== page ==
Saturday, April 21, 2012

Barrymore Tebbs' The Yellow Scarf

Isn't this a great cover? The author of The Yellow Scarf and cover artist, Barrymore Tebbs, did it. I love the script and how it sort of ties in with the story; I think it has an Eastern flavor. Once you read it, you'll understand. :)

Here's the blurb for Barrymore Tebbs' The Yellow Scarf:

1969. The Rolling Stones perform a free concert in London’s Hyde Park. Flying high on grass and LSD, Peter, Barnard, Bree, and Tristan rock along with nearly a quarter million people as The Stones make history. With them is Pandora, the once-famous fashion model whose downward spiral into addiction made international headlines, now clinging desperately to the belief that only a power greater than herself can restore her to sanity.

After the concert, these five friends decide to take a weekend jaunt to the country to visit Hampton Close, a crumbling old country house Peter recently inherited from his Great Uncle, Basil Townsend. A former protégé of Aleister Crowley, Basil Townsend was once one of Britain’s most notorious practitioners of the Black Arts.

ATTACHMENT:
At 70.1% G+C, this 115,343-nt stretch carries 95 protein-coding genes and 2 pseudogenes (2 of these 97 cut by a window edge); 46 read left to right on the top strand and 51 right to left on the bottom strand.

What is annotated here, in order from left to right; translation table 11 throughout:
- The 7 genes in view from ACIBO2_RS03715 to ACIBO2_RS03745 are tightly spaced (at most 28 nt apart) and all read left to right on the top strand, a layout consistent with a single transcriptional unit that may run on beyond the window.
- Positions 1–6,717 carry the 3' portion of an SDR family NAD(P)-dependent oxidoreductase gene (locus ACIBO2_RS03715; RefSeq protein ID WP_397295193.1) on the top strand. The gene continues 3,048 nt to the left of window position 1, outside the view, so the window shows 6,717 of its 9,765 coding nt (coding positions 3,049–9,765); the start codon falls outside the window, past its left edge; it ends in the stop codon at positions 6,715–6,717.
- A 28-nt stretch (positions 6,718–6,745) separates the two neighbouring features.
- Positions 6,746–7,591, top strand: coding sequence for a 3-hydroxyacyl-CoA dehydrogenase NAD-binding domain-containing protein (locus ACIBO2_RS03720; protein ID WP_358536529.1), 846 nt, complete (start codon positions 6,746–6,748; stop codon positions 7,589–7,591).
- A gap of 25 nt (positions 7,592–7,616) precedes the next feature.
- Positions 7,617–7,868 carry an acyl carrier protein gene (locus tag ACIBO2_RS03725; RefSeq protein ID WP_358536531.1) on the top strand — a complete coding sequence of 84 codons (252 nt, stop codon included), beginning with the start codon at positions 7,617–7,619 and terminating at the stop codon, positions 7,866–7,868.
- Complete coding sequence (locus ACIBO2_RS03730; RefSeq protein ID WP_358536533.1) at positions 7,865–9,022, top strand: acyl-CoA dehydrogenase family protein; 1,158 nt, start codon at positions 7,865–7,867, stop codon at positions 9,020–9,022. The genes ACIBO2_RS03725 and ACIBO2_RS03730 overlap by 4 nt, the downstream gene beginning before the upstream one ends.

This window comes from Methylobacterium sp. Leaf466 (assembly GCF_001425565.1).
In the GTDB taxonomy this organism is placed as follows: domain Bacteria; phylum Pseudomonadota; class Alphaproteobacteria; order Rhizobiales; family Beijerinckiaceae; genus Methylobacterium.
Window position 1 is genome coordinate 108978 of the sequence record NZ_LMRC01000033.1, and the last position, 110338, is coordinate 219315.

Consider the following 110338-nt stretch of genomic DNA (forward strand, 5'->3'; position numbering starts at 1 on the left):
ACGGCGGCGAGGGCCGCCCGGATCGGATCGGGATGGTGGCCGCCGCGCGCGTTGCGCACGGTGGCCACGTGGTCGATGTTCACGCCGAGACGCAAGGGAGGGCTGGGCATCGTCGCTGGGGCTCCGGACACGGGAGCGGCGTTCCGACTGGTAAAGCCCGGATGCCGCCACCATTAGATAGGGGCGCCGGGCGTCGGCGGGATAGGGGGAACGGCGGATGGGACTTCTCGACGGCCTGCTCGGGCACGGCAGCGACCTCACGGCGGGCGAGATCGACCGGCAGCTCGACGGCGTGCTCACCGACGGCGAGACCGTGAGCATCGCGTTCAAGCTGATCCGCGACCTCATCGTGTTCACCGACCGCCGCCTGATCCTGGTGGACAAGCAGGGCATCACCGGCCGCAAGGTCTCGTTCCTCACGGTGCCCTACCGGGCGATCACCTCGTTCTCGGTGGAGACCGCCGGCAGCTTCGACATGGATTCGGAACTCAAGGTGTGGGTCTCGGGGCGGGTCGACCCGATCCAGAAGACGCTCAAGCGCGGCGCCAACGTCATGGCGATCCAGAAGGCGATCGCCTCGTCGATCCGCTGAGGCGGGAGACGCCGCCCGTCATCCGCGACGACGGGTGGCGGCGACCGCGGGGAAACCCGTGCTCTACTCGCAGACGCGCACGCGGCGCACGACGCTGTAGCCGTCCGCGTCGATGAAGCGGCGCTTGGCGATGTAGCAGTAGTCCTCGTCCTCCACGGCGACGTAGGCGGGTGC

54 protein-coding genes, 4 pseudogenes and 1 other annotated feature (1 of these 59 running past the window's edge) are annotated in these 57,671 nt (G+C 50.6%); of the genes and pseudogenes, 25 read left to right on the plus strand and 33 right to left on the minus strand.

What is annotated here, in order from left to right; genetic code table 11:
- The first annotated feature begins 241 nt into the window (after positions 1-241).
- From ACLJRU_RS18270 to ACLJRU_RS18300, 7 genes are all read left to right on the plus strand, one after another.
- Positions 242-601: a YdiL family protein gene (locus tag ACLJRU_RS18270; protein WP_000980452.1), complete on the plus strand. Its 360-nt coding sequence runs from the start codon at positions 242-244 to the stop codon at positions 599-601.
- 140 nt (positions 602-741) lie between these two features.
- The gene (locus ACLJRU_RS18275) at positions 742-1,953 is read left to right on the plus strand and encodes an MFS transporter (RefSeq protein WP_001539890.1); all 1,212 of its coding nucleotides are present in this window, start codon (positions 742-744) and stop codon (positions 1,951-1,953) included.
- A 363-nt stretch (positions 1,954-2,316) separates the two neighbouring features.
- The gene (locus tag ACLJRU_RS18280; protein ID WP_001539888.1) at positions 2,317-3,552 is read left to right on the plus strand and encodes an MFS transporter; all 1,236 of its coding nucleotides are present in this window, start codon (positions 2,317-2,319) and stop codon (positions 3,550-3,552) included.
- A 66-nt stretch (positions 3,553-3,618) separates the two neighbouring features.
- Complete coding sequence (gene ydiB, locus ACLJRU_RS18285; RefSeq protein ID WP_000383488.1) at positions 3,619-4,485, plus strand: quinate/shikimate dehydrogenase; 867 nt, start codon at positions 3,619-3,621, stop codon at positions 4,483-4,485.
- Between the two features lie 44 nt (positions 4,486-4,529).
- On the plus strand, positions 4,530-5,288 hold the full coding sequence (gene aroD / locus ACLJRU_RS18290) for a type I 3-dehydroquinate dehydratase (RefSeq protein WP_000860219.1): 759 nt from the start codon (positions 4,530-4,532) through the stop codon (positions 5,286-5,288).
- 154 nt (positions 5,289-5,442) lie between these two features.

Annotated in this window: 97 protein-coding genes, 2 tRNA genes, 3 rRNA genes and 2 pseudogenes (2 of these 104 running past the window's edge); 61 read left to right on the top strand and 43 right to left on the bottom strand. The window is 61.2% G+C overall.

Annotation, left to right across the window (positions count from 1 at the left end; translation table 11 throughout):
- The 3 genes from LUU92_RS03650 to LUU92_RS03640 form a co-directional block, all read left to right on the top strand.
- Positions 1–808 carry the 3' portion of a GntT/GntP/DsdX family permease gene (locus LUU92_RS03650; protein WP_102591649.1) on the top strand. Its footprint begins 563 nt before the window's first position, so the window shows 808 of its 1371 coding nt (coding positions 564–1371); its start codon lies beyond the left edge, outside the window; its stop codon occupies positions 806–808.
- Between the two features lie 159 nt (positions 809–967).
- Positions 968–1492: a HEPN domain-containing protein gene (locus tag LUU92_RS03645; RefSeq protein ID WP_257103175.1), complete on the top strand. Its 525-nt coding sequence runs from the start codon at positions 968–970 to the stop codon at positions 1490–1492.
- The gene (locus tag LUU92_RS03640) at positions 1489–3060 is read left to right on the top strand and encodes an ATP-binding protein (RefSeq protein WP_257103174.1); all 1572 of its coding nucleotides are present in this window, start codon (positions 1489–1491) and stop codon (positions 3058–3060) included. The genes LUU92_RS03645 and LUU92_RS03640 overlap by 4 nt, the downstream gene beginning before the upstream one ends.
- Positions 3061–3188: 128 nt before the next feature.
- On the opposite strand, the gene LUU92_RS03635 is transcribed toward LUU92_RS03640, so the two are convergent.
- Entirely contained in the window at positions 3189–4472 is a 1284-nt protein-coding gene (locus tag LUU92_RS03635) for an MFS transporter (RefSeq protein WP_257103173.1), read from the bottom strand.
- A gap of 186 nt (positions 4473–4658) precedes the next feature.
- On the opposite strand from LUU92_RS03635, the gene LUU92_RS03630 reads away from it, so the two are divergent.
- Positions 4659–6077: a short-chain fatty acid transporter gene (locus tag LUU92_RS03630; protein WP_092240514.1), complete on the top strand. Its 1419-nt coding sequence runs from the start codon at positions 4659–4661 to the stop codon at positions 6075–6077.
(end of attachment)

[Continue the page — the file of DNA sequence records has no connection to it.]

But inside a locked room at Hampton Close, an ancient evil from a distant land lies festering in the warm, wet darkness, waiting…waiting…waiting…

And my review:

Plot: 5/5-- The novella starts off with a bang and an interesting cast of characters. Tebbs makes London in 1969 come alive. The story moves swiftly to its shudder inducing climax in old Uncle Basil's house. I read it in the afternoon, and I liked it, but I didn't feel frightened. That night... trying to sleep was a different story. It creeped me out, and I couldn't stop thinking about it. So, I didn't sleep too well. I'd call that a great horror story!